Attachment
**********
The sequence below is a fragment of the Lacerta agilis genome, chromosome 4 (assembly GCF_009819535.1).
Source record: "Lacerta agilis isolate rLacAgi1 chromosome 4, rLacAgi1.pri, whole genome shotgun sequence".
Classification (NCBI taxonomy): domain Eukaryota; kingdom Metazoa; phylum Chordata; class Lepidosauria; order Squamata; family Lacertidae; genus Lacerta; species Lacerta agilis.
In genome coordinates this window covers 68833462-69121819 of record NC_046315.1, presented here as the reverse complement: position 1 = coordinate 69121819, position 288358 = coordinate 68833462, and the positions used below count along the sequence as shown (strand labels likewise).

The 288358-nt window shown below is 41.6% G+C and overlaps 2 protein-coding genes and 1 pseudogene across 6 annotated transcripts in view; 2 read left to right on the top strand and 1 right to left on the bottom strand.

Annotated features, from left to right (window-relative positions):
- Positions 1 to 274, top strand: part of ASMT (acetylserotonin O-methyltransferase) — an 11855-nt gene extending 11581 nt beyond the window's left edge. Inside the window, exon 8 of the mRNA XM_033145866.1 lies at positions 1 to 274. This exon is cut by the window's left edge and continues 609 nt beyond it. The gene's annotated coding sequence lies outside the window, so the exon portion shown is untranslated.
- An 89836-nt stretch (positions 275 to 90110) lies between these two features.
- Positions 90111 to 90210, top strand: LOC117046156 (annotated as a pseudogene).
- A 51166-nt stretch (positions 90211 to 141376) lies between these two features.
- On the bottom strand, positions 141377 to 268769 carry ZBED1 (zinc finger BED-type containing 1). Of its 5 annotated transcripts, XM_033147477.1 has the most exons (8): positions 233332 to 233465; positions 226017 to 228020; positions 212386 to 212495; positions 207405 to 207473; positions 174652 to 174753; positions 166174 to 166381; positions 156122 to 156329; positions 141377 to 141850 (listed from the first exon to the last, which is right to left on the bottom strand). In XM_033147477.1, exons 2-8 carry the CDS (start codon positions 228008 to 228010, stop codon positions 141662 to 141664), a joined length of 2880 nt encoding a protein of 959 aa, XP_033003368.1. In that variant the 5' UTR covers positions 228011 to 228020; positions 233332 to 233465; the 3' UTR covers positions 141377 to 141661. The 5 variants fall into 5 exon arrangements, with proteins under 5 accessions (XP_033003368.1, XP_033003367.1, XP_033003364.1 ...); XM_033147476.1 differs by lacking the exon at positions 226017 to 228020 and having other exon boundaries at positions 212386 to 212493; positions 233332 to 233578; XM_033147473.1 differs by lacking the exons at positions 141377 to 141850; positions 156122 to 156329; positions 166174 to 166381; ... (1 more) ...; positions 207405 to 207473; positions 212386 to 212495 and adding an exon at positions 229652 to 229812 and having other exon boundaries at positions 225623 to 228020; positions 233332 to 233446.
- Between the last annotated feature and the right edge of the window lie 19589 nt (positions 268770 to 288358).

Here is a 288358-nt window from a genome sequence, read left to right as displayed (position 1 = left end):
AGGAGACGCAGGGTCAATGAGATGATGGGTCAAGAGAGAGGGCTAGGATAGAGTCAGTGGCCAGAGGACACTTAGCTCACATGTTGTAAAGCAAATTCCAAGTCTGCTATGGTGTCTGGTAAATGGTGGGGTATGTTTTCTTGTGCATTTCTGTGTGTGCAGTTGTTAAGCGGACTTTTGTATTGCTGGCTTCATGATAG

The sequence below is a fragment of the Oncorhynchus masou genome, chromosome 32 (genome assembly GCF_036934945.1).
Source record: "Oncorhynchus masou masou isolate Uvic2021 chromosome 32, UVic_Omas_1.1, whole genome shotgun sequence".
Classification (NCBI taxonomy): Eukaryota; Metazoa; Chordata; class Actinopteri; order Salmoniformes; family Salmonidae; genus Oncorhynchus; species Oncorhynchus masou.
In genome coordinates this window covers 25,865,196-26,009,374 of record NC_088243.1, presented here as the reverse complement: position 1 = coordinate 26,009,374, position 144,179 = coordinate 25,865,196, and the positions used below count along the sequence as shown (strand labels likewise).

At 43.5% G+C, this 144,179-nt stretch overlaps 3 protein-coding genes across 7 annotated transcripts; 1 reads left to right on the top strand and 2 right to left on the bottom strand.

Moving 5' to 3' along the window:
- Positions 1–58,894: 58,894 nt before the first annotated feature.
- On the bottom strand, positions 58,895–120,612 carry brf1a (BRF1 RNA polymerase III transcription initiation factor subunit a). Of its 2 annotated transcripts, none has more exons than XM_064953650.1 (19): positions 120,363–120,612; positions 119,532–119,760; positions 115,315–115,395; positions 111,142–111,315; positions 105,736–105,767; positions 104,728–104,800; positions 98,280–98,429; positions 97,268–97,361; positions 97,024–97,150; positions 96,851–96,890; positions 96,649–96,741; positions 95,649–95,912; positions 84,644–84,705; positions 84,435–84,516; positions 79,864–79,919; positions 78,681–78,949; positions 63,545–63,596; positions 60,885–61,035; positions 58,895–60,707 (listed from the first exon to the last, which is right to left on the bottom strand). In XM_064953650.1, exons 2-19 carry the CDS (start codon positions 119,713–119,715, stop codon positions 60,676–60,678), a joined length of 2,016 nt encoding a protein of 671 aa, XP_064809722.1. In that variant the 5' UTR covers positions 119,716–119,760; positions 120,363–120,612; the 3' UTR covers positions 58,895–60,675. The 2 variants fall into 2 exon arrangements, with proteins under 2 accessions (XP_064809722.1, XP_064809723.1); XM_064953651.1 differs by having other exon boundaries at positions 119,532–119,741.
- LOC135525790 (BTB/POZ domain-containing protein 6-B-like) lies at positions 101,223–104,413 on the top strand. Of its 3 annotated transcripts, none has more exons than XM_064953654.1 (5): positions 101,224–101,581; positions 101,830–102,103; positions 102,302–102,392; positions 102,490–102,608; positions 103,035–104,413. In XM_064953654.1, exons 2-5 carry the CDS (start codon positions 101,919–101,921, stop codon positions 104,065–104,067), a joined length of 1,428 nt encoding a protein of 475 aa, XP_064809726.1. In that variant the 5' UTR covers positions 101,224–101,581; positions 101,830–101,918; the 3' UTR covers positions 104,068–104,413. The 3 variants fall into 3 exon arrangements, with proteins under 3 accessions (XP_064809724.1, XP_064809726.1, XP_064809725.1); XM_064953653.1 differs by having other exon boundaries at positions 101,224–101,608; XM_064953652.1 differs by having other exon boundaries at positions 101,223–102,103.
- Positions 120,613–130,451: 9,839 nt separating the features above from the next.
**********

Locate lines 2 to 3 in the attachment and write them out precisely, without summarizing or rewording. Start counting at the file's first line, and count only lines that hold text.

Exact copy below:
Source record: "Lacerta agilis isolate rLacAgi1 chromosome 4, rLacAgi1.pri, whole genome shotgun sequence".
Classification (NCBI taxonomy): domain Eukaryota; kingdom Metazoa; phylum Chordata; class Lepidosauria; order Squamata; family Lacertidae; genus Lacerta; species Lacerta agilis.